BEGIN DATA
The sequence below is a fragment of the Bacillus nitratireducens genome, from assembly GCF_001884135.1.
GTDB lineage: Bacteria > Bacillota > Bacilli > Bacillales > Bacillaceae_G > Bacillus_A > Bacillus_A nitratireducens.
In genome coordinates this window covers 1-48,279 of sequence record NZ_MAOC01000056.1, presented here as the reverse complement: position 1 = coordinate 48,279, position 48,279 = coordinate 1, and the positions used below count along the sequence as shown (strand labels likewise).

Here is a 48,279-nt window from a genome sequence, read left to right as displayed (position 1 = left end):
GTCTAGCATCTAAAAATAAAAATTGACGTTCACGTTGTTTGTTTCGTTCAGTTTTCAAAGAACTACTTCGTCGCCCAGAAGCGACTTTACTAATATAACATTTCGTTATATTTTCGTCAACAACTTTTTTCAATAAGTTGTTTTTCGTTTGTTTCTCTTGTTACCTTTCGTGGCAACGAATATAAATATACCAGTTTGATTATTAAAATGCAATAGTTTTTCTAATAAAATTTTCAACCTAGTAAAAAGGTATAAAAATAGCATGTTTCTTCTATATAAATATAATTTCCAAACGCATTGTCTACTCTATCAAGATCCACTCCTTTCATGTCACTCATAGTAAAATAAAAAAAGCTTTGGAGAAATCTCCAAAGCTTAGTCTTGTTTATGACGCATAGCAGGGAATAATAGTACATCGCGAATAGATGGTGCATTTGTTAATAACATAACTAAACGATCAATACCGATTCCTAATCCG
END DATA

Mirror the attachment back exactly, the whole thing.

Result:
The sequence below is a fragment of the Bacillus nitratireducens genome, from assembly GCF_001884135.1.
GTDB lineage: Bacteria > Bacillota > Bacilli > Bacillales > Bacillaceae_G > Bacillus_A > Bacillus_A nitratireducens.
In genome coordinates this window covers 1-48,279 of sequence record NZ_MAOC01000056.1, presented here as the reverse complement: position 1 = coordinate 48,279, position 48,279 = coordinate 1, and the positions used below count along the sequence as shown (strand labels likewise).

Here is a 48,279-nt window from a genome sequence, read left to right as displayed (position 1 = left end):
GTCTAGCATCTAAAAATAAAAATTGACGTTCACGTTGTTTGTTTCGTTCAGTTTTCAAAGAACTACTTCGTCGCCCAGAAGCGACTTTACTAATATAACATTTCGTTATATTTTCGTCAACAACTTTTTTCAATAAGTTGTTTTTCGTTTGTTTCTCTTGTTACCTTTCGTGGCAACGAATATAAATATACCAGTTTGATTATTAAAATGCAATAGTTTTTCTAATAAAATTTTCAACCTAGTAAAAAGGTATAAAAATAGCATGTTTCTTCTATATAAATATAATTTCCAAACGCATTGTCTACTCTATCAAGATCCACTCCTTTCATGTCACTCATAGTAAAATAAAAAAAGCTTTGGAGAAATCTCCAAAGCTTAGTCTTGTTTATGACGCATAGCAGGGAATAATAGTACATCGCGAATAGATGGTGCATTTGTTAATAACATAACTAAACGATCAATACCGATTCCTAATCCG